After not getting a job, the future

Personal, Theatre

I didn’t get a job last week. I’d reached the final stage interviews for the RYTDS, a prestigious training scheme for young directors. It was pretty gutting not to get it after coming so far, but at the same time it was very encouraging to have got that far. In the end, it seemed to come down not to abilities, skills or experience, but to my particular interests and orientations not fitting well enough with the scheme at this stage of my creative development. If that sounds too jargony (it does), it’s what I vlogged about a few weeks ago — that I’m at this crossroads between experimental and mainstream work. That my life seems to be at a point where it could head down one of two directions, and that once it’s gone that way it seems pretty hard to switch tracks. And that I’m not really sure which way I want to go.

I woke up last weekend, having completed classes for my MA, and realised that for the first time in my life I had no idea what I was going to be doing for the next year. IN MY LIFE. That’s ridiculous. But not, actually, that unusual. 13 years of school, a gap year, 4 years undergrad, 1 year postgrad. I’m utterly institutionalised, privileged, overtrained, and incapable of walking into Real Life without panicking. I know many of my peers who’ve spent their post-undergrad year working a crappy job somewhere, in horror at the hard work of the real world, and who’ve decided to run straight back to academia for a postgrad, to the welcoming arms of imposed targets and easy evaluation.

So no wonder that I’m looking for long-term institutional work, especially considering the staggering quantity of my debt. (Never again. People, do not get into debt. It is crippling. It limits your life so severely.) I’m looking for a quick fix of an overarching goal and a salary. I’m more and more scared of aimlessness, uncertainty, poverty. And yet, and yet. If I look into my heart (don’t scoff), then political, experimental theatre work is where I belong, and the fringe life, with politically-aware friends, in communal houses, in love, is where I want to be. Really. And I know that if I go too far down this institutional route, I’ll lose that, I’ll forget that, I’ll be stuck.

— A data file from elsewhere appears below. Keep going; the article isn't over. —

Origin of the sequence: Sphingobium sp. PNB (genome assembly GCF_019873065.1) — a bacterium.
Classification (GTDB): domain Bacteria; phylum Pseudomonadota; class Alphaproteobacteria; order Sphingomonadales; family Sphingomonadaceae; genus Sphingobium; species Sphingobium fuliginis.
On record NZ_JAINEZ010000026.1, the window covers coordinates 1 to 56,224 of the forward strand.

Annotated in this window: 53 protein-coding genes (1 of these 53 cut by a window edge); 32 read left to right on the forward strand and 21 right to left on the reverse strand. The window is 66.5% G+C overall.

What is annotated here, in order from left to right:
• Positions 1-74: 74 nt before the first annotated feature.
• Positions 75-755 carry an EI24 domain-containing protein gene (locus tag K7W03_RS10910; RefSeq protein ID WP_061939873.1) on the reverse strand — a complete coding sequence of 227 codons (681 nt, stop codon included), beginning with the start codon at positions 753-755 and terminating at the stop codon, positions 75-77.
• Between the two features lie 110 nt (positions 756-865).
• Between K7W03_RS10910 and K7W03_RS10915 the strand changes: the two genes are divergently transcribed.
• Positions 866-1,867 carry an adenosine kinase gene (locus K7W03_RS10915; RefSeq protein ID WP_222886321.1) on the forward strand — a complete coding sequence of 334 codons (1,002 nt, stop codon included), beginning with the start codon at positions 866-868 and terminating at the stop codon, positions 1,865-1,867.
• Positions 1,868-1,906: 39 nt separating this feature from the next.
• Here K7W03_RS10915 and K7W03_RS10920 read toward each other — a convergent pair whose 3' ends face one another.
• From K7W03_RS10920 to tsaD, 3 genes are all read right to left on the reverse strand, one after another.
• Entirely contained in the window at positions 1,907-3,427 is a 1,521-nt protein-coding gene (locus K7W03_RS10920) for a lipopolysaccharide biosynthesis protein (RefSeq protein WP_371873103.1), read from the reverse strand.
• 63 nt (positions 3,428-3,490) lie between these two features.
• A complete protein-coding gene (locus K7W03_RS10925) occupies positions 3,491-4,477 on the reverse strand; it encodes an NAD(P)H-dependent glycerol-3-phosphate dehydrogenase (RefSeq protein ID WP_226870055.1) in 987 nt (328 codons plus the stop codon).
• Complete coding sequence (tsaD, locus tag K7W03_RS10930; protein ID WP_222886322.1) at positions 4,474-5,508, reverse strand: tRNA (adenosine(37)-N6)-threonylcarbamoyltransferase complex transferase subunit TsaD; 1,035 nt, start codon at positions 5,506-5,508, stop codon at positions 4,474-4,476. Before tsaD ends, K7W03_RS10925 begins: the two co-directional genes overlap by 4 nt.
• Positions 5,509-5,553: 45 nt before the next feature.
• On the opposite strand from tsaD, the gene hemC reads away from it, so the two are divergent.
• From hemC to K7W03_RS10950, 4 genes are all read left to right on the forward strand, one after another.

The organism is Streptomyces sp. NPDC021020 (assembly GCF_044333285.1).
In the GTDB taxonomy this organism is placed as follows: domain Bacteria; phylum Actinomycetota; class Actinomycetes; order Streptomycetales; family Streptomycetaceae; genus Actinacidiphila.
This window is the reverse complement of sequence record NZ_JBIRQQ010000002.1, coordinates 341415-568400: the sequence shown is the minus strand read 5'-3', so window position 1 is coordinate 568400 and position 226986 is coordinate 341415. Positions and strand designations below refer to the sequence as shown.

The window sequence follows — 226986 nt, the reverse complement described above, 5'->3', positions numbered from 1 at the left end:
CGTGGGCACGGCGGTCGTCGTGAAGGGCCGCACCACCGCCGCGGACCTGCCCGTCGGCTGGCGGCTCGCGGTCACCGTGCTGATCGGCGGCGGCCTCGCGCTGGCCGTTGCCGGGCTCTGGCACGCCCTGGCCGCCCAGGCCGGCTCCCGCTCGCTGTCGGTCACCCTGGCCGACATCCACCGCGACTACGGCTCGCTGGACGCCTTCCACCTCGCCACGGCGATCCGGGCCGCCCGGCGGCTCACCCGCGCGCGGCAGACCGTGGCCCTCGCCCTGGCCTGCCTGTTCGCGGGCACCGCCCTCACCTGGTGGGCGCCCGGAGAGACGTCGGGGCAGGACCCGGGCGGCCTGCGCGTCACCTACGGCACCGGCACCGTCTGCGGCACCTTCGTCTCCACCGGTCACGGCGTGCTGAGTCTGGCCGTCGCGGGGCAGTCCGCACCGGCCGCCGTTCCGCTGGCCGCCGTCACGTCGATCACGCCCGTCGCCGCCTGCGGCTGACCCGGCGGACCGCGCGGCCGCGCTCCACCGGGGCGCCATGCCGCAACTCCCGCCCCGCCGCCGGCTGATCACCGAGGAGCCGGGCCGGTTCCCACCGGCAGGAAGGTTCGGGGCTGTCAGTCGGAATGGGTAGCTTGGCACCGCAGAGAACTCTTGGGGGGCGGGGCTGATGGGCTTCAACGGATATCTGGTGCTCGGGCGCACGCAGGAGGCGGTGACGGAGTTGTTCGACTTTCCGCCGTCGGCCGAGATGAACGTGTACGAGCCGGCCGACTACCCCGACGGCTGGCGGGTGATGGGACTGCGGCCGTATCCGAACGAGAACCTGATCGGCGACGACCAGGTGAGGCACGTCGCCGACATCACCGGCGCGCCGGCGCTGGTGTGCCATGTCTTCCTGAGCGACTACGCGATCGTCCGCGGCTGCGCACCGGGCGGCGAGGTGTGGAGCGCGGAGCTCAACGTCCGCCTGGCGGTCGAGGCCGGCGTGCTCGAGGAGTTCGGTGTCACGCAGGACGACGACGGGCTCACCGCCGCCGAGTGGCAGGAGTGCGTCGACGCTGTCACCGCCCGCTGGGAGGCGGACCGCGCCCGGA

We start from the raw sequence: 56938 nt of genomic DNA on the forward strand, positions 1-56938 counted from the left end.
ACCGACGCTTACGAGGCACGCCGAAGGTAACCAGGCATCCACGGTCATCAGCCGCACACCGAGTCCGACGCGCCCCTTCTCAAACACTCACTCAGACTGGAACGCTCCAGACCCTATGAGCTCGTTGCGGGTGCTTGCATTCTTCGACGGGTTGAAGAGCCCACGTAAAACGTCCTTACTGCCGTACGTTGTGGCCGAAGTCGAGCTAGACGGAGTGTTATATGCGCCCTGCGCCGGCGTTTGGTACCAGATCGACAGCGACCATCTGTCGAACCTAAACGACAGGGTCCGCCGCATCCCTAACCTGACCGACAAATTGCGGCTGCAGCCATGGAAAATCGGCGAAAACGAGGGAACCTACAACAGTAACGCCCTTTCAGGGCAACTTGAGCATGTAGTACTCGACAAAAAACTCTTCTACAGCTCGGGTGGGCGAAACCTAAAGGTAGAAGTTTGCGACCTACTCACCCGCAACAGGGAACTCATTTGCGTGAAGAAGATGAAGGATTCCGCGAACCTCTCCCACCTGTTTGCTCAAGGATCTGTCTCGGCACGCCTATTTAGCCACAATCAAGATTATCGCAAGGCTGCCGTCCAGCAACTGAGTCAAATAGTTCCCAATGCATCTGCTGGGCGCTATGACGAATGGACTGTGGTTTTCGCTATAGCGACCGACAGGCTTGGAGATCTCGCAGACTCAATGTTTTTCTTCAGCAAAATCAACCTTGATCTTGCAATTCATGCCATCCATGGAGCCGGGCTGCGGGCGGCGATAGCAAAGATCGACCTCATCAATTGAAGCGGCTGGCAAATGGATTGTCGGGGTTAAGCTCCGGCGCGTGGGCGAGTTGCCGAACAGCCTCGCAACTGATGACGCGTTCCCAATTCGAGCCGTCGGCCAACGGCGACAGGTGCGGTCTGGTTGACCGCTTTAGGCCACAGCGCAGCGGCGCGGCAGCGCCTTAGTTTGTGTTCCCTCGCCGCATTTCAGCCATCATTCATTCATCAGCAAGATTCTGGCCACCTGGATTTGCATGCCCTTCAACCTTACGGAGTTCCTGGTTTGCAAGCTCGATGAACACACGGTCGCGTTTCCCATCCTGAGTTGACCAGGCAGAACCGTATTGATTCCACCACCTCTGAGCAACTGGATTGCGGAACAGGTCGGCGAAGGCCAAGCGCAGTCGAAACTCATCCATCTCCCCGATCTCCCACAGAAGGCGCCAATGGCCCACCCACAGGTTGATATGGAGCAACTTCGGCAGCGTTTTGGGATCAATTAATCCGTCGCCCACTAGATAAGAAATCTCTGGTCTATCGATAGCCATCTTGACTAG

I wish it were easier to embrace uncertainty, stride into a future filled with potential, rather than planned dreariness. But it scares me. Everything about my societal milieu has formed me to be scared by it, if not revolted by it. I am trained to want certainty. If I’m to do this, and if people are to be empowered to discover themselves and their world on a wider scale, a political scale, then what becomes essential is the presence of support networks — friends, social centres, autonomous advice bureaus, zines, art. In the end, I guess the strength of that will determine where I’ll be.

2 thoughts on “After not getting a job, the future

  1. nice post. thanks for sharing.

    3 months after Uni I left my country and came over here not knowing a single soul…

    I had to start everything from scratch. not knowing well the language, the culture, not being part of this society and so on.

    so I know the feeling you are experiencing

    whatever it’ll be you will find you want to do
    don’t be scared, embrace the risk and jump.

    then ride the wave.

    there is nothing really wrong that can happen to you whatever is the path you choose

    and for sure you will grow stronger after that.

    all the best, in any case

  2. I still recommend doing clinical trials as a moderately quick-fix way out of debt (one every three month would clear your current debt in less than a year and a half). It isn’t, however, the route to go if you’re employed or looking to be employed in a job which requires your physical presence.

    Good luck Harry!

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